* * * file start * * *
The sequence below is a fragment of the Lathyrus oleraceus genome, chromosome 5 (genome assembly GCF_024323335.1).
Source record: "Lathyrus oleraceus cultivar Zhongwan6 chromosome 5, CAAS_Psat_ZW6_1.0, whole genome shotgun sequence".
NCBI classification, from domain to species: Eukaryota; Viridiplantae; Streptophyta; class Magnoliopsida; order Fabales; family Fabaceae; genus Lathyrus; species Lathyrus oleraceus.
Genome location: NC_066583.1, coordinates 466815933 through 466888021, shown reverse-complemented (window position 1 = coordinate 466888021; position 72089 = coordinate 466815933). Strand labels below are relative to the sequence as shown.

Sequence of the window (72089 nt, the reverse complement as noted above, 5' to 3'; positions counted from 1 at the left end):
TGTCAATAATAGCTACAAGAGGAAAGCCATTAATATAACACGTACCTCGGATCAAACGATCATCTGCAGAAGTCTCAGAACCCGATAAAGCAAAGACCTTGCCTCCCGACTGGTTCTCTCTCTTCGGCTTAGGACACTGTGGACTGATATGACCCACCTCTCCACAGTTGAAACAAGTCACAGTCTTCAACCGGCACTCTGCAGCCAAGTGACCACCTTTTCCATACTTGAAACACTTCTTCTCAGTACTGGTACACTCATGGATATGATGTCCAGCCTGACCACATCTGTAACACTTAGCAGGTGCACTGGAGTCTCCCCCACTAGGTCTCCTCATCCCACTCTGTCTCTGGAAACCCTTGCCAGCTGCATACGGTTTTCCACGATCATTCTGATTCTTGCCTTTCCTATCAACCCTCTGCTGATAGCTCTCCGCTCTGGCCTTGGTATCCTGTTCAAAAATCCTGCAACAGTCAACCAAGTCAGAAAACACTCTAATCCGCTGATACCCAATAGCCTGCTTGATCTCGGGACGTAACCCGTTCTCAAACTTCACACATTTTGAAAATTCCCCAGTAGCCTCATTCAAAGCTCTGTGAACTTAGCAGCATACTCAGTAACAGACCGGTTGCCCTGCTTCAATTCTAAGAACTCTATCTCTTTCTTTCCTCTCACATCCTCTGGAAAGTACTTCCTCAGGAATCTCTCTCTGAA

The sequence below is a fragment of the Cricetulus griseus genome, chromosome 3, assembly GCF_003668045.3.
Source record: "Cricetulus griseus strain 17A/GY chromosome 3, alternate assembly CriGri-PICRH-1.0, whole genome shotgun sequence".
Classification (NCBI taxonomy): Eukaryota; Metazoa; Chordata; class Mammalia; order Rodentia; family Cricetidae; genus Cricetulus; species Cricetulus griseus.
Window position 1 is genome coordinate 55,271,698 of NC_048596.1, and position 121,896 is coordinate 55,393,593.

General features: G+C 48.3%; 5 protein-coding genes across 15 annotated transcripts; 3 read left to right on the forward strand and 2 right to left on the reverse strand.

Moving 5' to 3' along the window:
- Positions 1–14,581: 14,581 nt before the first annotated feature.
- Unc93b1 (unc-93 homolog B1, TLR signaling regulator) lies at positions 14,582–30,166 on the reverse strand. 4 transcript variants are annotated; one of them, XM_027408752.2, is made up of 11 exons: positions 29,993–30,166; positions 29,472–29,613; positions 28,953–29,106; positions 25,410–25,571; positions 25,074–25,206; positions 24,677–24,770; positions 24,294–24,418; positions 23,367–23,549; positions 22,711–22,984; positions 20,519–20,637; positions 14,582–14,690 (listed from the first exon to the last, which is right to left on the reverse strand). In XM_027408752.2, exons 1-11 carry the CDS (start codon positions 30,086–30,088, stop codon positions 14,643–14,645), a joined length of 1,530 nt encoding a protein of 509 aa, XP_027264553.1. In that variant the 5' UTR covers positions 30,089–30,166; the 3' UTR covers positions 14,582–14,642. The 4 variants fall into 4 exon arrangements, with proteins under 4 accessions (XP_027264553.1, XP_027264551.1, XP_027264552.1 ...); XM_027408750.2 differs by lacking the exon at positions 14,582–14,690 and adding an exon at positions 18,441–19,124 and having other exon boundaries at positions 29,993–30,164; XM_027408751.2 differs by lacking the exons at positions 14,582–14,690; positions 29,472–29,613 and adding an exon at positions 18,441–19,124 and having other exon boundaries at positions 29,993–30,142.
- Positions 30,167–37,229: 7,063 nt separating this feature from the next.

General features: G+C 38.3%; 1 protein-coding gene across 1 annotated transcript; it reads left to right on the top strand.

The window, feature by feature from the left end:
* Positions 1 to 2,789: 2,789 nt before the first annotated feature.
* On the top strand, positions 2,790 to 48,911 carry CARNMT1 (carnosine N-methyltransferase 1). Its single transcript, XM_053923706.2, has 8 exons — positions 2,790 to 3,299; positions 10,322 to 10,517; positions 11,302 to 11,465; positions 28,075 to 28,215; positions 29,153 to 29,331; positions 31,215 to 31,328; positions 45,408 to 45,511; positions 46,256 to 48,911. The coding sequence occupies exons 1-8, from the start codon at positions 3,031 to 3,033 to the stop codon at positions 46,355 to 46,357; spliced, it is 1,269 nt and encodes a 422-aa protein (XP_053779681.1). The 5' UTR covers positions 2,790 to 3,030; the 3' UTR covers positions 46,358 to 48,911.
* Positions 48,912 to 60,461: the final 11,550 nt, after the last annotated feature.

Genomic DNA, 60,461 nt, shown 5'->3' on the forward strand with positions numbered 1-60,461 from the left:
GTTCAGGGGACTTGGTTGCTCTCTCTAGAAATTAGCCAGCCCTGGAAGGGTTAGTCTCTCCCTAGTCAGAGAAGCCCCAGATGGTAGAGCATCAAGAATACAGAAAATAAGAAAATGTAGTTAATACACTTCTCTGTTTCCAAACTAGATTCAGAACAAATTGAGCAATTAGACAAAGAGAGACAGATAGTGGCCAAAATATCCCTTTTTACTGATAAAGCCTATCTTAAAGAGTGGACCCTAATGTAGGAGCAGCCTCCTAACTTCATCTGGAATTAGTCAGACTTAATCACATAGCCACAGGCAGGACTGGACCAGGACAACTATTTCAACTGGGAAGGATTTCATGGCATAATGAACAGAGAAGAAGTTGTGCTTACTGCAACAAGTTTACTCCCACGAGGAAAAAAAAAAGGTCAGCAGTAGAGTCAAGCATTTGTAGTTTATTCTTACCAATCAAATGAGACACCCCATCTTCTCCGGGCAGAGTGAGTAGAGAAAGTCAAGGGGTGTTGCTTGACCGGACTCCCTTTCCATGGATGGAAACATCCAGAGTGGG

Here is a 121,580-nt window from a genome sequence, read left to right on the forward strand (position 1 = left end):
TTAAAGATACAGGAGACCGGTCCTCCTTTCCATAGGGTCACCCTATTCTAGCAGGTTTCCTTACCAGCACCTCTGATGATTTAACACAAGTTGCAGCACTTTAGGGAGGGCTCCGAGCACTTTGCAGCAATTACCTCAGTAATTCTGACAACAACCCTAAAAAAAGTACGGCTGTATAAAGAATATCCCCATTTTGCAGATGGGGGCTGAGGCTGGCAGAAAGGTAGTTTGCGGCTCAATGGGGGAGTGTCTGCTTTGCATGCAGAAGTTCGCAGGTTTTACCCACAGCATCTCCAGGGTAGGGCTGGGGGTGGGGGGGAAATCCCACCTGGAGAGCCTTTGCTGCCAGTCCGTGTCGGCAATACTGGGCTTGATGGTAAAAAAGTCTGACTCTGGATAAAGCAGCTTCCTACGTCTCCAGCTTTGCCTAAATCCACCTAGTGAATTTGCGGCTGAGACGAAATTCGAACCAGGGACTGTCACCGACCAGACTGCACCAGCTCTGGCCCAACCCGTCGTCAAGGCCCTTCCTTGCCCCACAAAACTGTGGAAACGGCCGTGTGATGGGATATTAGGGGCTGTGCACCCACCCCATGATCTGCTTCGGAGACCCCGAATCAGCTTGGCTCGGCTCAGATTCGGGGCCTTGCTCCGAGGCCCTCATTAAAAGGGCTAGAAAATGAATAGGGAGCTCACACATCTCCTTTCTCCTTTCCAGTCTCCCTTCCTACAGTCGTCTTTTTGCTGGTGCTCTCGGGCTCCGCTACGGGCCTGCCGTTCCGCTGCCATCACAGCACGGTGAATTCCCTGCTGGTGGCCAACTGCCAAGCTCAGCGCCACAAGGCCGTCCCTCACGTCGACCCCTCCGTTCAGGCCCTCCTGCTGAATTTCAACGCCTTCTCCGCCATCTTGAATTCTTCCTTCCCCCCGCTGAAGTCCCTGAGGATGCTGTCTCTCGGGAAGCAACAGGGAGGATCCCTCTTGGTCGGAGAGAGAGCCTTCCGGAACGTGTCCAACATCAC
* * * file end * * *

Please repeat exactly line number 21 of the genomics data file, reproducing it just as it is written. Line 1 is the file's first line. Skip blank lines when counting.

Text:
Genomic DNA, 60,461 nt, shown 5'->3' on the forward strand with positions numbered 1-60,461 from the left: